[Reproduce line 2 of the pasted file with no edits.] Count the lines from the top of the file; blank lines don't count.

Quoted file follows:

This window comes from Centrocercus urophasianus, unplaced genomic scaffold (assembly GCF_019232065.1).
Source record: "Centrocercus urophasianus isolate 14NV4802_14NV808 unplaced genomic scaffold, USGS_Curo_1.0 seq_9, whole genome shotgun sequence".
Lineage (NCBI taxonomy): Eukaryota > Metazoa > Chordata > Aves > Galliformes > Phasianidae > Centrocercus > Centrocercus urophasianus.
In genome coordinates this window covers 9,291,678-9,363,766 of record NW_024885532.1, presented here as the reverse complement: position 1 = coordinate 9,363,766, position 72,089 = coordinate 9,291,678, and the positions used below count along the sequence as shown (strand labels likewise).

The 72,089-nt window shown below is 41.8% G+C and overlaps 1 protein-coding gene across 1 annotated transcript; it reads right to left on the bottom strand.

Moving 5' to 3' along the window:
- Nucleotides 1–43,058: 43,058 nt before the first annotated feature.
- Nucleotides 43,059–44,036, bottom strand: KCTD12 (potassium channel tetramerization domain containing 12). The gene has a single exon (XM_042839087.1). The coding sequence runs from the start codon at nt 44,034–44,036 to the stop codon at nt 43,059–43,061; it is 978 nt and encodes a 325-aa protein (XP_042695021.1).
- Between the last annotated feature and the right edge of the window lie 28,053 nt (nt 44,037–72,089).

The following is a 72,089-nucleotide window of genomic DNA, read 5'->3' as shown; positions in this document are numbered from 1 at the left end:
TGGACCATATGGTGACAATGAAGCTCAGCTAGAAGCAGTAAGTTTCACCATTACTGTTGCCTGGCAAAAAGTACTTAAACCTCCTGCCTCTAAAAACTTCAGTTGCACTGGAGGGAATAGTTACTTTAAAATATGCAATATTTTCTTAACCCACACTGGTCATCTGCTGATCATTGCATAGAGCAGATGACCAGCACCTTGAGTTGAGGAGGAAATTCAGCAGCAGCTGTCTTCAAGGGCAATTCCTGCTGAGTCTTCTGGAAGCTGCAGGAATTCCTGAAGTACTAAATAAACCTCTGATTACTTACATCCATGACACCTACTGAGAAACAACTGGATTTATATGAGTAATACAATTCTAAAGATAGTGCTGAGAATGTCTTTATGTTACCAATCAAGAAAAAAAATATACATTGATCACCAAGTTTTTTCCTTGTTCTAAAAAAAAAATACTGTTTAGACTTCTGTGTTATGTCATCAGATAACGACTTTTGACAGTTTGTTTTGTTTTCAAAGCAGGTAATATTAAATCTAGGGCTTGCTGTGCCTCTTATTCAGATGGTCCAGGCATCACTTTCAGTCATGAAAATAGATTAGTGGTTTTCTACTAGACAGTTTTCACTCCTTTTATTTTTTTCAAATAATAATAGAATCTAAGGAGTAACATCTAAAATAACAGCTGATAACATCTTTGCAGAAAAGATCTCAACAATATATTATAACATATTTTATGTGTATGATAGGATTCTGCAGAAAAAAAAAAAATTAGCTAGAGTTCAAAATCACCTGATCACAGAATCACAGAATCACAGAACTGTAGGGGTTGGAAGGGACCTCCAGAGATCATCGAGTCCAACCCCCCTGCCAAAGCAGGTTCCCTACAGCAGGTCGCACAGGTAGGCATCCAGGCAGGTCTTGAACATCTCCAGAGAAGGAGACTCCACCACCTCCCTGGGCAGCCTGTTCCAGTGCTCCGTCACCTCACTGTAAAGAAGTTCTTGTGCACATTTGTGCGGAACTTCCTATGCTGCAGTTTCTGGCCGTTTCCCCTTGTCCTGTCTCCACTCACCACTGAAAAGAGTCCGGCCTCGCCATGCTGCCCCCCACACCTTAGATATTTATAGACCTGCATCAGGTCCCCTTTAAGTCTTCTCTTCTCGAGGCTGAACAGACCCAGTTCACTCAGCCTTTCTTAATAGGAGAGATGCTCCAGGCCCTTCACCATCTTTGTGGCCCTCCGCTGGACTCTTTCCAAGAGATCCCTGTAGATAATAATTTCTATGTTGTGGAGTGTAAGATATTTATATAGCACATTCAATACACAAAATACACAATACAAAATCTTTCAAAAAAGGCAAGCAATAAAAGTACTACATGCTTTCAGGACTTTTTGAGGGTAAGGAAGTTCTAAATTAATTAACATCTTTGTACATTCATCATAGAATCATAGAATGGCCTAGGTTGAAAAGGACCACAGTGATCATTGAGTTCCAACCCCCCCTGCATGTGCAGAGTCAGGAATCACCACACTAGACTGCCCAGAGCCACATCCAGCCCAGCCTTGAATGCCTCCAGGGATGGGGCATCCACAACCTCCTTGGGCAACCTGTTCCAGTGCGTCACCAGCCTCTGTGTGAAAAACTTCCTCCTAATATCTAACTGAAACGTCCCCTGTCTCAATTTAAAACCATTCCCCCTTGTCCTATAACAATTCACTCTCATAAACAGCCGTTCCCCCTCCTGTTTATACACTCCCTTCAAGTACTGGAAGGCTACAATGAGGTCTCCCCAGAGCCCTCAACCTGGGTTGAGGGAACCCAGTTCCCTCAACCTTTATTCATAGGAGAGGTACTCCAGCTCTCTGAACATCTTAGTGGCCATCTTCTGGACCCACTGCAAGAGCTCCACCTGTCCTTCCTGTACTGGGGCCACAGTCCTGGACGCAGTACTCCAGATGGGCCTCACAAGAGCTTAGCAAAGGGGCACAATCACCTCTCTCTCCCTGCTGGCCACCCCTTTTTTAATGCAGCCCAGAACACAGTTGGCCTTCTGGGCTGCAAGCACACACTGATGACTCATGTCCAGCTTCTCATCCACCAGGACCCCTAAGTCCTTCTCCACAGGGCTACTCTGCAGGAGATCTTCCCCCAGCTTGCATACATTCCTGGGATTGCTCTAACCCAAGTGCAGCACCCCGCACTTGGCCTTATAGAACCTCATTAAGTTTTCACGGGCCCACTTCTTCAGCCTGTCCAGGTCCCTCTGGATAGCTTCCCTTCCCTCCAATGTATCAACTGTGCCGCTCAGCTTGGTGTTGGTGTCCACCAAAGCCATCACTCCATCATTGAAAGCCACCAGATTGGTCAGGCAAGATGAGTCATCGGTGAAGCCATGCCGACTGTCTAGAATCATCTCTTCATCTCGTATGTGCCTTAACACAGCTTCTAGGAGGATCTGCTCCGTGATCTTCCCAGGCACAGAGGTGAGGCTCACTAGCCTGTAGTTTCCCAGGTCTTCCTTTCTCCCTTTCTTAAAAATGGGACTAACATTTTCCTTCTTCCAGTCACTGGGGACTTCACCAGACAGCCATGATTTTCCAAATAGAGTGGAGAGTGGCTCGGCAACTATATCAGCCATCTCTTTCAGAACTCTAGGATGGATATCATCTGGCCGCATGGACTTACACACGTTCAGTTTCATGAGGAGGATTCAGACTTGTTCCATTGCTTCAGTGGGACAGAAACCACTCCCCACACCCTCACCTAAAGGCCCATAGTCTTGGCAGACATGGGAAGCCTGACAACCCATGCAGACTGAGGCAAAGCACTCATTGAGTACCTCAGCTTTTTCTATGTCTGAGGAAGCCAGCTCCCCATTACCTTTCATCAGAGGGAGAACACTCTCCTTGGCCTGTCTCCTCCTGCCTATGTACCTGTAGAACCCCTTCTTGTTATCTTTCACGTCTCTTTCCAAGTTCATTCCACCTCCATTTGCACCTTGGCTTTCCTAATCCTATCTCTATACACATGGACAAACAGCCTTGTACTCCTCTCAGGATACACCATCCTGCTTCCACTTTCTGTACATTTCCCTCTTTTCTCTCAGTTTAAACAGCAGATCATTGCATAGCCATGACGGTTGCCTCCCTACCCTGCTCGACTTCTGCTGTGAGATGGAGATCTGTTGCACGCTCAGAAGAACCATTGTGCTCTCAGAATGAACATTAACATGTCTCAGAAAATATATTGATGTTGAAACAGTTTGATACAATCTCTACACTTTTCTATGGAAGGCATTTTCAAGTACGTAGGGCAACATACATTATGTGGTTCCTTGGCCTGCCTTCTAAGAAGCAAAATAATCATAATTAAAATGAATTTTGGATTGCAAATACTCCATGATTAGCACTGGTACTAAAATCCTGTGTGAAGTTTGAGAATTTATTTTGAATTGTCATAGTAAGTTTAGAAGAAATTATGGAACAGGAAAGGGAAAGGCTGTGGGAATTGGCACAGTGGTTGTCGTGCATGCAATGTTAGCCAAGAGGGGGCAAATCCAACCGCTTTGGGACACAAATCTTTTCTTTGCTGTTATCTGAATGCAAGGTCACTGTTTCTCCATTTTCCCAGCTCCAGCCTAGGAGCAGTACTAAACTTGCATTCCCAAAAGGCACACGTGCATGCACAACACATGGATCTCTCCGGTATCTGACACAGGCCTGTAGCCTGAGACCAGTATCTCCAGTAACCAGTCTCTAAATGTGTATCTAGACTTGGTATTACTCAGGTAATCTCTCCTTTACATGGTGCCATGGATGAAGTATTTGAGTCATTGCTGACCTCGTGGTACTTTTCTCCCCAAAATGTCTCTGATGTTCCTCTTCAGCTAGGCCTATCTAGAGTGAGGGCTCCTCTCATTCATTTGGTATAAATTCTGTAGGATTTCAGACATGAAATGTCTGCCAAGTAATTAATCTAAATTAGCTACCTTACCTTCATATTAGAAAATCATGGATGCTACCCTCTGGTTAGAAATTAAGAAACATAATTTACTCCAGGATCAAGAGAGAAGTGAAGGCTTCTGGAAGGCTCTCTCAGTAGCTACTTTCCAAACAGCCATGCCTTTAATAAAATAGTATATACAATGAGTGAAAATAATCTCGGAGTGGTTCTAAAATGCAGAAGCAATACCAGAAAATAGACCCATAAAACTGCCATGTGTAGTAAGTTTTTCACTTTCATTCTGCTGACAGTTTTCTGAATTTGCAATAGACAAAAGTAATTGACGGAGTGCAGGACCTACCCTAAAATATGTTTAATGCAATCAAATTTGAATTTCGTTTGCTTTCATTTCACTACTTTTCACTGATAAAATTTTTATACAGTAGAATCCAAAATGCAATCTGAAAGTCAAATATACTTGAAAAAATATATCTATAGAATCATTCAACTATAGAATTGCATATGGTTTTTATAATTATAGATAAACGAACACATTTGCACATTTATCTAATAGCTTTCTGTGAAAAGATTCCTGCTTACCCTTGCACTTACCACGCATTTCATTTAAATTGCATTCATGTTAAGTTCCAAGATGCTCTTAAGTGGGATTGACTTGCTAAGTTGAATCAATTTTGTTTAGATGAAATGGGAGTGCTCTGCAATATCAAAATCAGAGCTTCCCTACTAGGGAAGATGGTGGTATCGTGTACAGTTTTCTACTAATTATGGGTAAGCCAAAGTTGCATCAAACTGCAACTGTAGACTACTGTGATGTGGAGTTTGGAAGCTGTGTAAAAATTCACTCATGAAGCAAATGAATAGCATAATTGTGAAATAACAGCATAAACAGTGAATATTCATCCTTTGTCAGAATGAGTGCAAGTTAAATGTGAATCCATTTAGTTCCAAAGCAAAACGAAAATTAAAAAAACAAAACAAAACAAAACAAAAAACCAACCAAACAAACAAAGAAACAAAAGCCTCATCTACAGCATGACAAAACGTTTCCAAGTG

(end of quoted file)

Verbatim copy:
Source record: "Centrocercus urophasianus isolate 14NV4802_14NV808 unplaced genomic scaffold, USGS_Curo_1.0 seq_9, whole genome shotgun sequence".